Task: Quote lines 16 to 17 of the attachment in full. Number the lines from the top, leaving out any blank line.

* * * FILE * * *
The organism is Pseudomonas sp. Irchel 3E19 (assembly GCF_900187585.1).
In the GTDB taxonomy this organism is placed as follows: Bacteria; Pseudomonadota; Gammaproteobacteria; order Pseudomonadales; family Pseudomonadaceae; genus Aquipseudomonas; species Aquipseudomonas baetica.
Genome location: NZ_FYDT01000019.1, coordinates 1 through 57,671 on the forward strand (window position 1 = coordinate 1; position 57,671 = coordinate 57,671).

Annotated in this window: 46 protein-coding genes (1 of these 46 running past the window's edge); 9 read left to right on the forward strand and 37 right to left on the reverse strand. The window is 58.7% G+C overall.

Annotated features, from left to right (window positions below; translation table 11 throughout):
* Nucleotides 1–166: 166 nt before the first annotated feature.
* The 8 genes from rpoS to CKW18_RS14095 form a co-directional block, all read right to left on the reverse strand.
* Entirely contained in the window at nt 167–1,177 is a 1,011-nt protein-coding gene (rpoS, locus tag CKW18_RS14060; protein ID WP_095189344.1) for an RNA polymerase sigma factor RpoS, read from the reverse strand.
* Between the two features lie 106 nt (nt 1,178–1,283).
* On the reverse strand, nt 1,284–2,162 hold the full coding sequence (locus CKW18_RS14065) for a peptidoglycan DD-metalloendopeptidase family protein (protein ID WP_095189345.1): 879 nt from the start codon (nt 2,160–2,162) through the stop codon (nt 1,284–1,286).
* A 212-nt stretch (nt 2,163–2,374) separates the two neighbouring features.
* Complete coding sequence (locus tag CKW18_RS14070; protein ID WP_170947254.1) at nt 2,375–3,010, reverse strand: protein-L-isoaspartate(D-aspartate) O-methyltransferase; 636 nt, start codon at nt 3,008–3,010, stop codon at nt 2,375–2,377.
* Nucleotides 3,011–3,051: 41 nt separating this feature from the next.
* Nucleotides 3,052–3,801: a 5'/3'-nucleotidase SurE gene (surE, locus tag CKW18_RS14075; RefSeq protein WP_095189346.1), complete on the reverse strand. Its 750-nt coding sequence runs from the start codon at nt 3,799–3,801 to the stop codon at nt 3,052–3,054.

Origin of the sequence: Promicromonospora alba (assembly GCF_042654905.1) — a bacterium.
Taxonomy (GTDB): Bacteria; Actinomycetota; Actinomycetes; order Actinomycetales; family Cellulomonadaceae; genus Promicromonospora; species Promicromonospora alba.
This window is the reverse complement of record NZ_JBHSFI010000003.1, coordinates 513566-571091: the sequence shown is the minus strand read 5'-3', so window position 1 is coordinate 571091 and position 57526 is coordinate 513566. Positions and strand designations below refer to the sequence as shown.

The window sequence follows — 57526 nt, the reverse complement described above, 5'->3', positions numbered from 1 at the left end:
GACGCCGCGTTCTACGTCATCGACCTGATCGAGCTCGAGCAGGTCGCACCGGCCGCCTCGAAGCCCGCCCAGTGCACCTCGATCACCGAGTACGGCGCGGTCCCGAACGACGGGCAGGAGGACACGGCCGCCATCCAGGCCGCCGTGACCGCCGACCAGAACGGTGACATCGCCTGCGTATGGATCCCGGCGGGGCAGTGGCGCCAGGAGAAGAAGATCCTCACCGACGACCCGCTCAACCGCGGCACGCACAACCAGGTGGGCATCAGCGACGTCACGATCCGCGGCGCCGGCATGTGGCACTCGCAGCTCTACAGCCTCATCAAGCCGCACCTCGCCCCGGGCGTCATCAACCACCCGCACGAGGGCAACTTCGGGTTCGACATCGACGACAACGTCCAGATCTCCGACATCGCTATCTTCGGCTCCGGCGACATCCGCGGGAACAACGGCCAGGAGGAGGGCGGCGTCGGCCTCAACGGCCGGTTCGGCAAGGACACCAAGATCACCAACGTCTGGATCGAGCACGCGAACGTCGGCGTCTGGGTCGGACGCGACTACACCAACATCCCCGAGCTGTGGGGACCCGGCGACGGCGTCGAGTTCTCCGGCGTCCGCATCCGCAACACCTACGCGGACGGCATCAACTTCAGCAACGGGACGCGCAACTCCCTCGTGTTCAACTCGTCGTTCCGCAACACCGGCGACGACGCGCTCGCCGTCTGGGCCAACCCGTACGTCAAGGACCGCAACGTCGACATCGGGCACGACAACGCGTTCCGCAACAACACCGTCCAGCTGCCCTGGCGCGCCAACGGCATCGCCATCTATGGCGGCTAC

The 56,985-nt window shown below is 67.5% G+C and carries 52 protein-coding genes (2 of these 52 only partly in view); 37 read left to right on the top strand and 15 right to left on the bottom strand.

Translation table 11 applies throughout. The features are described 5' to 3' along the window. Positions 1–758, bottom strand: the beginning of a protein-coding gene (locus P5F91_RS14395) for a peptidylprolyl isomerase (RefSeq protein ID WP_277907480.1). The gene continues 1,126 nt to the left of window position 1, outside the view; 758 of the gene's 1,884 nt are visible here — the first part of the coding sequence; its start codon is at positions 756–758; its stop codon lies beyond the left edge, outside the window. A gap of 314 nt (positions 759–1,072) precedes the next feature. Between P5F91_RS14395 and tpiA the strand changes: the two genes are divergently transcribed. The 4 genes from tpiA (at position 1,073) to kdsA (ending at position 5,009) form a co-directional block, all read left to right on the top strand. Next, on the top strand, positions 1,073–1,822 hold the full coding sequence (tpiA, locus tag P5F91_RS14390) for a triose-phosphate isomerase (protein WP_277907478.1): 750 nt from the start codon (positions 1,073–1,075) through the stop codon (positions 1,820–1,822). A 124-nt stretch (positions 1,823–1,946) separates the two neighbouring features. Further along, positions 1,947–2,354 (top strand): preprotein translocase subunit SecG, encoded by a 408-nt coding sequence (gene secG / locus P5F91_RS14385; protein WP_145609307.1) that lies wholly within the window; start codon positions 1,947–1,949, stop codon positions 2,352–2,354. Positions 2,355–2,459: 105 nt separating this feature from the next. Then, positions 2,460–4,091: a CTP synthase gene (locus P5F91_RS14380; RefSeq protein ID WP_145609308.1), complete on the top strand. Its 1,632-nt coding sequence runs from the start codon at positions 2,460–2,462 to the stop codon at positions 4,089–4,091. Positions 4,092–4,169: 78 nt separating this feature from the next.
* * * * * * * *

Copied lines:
Taxonomy (GTDB): Bacteria; Actinomycetota; Actinomycetes; order Actinomycetales; family Cellulomonadaceae; genus Promicromonospora; species Promicromonospora alba.
This window is the reverse complement of record NZ_JBHSFI010000003.1, coordinates 513566-571091: the sequence shown is the minus strand read 5'-3', so window position 1 is coordinate 571091 and position 57526 is coordinate 513566. Positions and strand designations below refer to the sequence as shown.